In January 1982, the NRO had launched one of its last GAMBIT high-resolution reconnaissance satellites in a configuration known as “Dual Mode.” The GAMBIT flew to a higher than normal operational orbit. At this higher altitude the GAMBIT could take photographs of much larger swaths of territory. But because of a flaw in the separation pyros for the reentry system, the photographs from this mission could not be recovered.

By spring 1982, NRO officials had begun considering a new option: launching the space shuttle from Vandenberg and rendezvousing with a HEXAGON in orbit and bringing it back to Earth for refurbishment. Recovery and reuse of HEXAGON had been ruled out by the NRO in 1975, but recovery and reuse of the last remaining vehicle offered an opportunity to get a 21st mission without actually building a new spacecraft.

One possibility that the NRO considered was recovering HEXAGON vehicle 18, then scheduled for a 1983 launch. Considering the lifetime of the satellite, this would have required a shuttle launch in 1984, and Vandenberg’s Slick-6 was not scheduled to be ready until late 1985. By August 1982, the NRO evaluated a polar orbit shuttle launch from Florida, and performed basic trajectory simulations for such a flight. With an almost empty shuttle bay (except for HEXAGON handling equipment), the shuttle would fly north over the Atlantic Ocean, drop its SRBs, and then head inland, over South Carolina, North Carolina, Virginia, West Virginia, Ohio, and Canada. The Soviet Union would have detected the shuttle as it rose over the North Pole, and then crossed over Soviet territory.

The vehicle 18 recovery with Florida polar launch was always a long shot, and it was apparently quickly rejected. That left the possibility of recovering either vehicle 19, scheduled for launch in 1984, or vehicle 20, scheduled for launch in 1985.

Declassified 1982 map showing the trajectory of a space shuttle launch to recover a spent HEXAGON reconnaissance satellite. This trajectory would have been required to recovery HEXAGON vehicle 18 because the Vandenberg, California shuttle launch site would not have been available in time. The shuttle would have launched with its payload bay nearly empty. It would have dropped its SRBs off the coast before heading over the continental United States, crossing over Canada, and entering a polar orbit. NRO officials were wary of the political problems of such a mission. (credit: NRO)

Intelligence gaps

Although the justification for HEXAGON recovery is deleted in one declassified document, the undated document probably from late summer 1982 indicates that some at the NRO were concerned about the availability of search imagery in the coming years. One prediction was that by 1985, the requirements for HEXAGON would be 70 percent for intelligence collection and 30 percent for mapping, charting, and geodesy (MC&G). But beyond 1985 “baseline imaging mix will not meet all collection requirements,” the document stated. There would be “critical shortfalls in MC&G and HRI [high resolution imaging].” Presumably, this was because the document’s authors did not believe that the KENNEN was going to be able to accomplish the entire mission. Refurbishing a HEXAGON recovered from orbit could relieve the burden on the KH-11 KENNEN digital imaging satellite.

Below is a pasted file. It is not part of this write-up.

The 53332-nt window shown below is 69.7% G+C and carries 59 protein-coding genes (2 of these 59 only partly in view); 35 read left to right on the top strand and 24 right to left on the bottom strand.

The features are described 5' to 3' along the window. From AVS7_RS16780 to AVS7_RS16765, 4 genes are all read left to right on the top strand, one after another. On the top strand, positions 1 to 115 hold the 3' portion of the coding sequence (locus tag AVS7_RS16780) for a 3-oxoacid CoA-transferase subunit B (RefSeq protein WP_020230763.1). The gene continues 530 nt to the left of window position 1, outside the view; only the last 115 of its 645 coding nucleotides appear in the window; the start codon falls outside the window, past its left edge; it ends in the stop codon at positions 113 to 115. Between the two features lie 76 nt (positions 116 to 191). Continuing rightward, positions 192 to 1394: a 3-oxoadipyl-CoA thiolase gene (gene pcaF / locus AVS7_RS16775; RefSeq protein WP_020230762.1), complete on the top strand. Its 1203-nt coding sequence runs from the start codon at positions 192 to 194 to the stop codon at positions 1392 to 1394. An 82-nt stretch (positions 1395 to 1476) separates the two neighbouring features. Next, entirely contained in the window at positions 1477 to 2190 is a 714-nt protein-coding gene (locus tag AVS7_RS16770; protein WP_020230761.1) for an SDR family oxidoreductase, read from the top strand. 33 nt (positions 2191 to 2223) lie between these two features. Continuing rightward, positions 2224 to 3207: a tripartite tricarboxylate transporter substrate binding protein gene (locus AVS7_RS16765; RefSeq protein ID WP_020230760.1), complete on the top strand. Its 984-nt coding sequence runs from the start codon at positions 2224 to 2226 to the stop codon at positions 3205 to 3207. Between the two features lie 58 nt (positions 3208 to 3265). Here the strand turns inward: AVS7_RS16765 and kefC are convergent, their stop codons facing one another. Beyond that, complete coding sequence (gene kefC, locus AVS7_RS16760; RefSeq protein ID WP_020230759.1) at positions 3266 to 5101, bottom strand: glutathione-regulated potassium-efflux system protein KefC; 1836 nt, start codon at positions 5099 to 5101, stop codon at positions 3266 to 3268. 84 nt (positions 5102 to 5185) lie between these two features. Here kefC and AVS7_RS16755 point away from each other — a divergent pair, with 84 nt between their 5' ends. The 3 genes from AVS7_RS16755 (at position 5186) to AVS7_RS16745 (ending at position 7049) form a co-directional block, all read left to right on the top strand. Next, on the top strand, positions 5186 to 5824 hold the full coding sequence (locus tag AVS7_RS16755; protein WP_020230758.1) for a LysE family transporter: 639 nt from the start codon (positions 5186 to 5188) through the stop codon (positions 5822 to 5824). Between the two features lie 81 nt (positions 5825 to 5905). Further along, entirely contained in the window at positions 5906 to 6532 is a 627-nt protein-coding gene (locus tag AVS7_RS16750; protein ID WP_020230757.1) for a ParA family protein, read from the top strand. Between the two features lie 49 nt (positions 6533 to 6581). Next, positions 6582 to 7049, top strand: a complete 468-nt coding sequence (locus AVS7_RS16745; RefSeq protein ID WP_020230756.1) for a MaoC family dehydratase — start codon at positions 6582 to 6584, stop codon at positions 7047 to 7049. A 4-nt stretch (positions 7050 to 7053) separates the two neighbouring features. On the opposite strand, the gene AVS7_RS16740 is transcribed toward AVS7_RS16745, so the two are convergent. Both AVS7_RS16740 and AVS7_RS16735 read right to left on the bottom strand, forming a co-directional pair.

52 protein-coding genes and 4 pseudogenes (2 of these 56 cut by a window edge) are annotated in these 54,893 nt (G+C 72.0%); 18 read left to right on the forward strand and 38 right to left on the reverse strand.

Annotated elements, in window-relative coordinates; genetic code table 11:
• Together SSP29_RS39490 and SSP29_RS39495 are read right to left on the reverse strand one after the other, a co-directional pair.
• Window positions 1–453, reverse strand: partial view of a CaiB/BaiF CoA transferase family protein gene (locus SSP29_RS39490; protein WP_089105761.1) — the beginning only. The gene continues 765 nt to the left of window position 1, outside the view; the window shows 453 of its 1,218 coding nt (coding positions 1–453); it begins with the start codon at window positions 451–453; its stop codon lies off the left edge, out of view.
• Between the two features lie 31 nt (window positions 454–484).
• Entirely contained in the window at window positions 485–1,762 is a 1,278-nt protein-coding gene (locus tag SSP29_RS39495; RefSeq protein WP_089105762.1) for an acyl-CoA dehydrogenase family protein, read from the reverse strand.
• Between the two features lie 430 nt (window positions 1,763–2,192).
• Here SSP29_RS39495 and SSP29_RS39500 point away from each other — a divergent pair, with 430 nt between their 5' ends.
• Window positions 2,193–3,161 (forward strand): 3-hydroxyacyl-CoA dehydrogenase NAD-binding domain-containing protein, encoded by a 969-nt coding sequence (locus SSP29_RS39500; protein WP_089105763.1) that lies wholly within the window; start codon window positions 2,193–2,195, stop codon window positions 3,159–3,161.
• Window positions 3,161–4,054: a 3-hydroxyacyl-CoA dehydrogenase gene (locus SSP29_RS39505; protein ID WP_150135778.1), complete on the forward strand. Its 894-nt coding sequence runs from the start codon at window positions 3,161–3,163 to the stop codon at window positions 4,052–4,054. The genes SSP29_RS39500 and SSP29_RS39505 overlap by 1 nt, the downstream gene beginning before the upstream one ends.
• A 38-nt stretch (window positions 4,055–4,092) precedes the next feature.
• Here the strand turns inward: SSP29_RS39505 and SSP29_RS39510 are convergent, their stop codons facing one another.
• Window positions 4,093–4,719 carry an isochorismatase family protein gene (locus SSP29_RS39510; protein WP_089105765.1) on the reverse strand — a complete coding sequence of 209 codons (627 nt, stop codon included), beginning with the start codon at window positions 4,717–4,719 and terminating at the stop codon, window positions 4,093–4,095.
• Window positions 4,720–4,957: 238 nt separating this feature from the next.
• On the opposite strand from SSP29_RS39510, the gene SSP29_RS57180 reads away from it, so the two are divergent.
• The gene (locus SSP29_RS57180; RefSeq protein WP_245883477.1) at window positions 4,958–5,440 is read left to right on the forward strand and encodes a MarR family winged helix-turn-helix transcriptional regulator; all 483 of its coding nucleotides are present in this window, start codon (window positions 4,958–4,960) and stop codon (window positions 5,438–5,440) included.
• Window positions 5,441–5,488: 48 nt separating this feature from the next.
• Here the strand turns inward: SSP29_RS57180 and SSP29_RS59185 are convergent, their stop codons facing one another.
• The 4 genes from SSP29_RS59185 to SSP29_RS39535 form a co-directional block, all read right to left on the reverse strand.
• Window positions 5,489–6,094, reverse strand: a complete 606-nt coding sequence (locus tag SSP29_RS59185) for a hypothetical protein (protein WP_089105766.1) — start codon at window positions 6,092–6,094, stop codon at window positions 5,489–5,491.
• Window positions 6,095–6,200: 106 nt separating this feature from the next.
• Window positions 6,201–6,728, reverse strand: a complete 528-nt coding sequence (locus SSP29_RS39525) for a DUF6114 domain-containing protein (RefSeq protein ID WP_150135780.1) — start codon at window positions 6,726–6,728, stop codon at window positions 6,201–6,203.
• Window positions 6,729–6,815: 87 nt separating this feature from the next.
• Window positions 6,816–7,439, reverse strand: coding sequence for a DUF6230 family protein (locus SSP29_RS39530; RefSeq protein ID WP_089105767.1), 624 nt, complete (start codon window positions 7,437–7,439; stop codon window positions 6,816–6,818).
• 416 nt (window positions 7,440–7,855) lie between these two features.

One of the dilemmas facing the KENNEN system was that there was always a higher demand for high-resolution imaging of targets than there was for general search. “This came to haunt the community when in high-density target areas point targets always out prioritized the search requirements such that new high-value targets were not discovered until they were already instantiated, and in some cases accidently captured and exploited,” the former NRO official explained. The advocates for using the KENNEN system to do the search mission argued that they needed more satellites, more ground stations, and more people to interpret the imagery, as opposed to continuing the HEXAGON program.

Although the capabilities of its replacement are unknown, what is known is just how incredibly good the HEXAGON was at its job. In 1979, HEXAGON 15 imaged 49.8 million square kilometers (29.6 million square nautical miles) in stereo, a tremendous amount of territory. The HEXAGON could cover over 685 kilometers (370 nautical miles) east to west in a single photograph, roughly equal to the distance from Cincinnati, Ohio to Washington, DC, and that imagery would enable objects on the ground smaller than 0.6 meters (two feet) to be seen, although that was when the target was near nadir, and off-axis ground resolved distance, with longer slant ranges, was not as good. Everybody who was familiar with it considered the HEXAGON to be impressive and capable of providing a wealth of intelligence data from each mission, and many hated to see it retired.

The proposed HEXAGON recovery and refurbishment mission would cost additional money, starting with spending $24 million in fiscal year 1983, followed by a lot more as the project progressed. Some of the money was required to modify the satellite for retrieval, including adding trunnions, a grapple fitting, relocating one antenna, and fitting another jettisonable antenna. “The mods to shut off and dump the propellant as well as jettison the arrays are not simple mods,” the former NRO official explained. “Also the double redundancy/safing required for any payload going into the shuttle bay would have been extensive.” A cradle for holding the big satellite in the payload bay would have to be built. There were also costs associated with integration and analysis and qualification testing.

The recently declassified documents on shuttle retrieval and re-flight of HEXAGON do not indicate why the mission was rejected. The document trail goes cold at the end of 1982.

Although most depictions of the HEXAGON in the shuttle’s payload bay show it with the cameras facing the bottom of the bay for launch, the drawings of the on-orbit recovery operation show the shuttle with the HEXAGON rotated 180 degrees and its cameras facing up. During launch of a HEXAGON in the shuttle, the four large Satellite Reentry Vehicles would have been heavy, so pointing them toward the payload bay floor would have lowered the center of mass in case the shuttle had to land with the HEXAGON in the payload bay. In contrast, when the shuttle rendezvoused with a depleted HEXAGON in orbit, those heavy SRVs would be gone, and it made more sense to bring the satellite into the bay with its large upper forebody at the bottom of the payload bay, lowering the center of mass.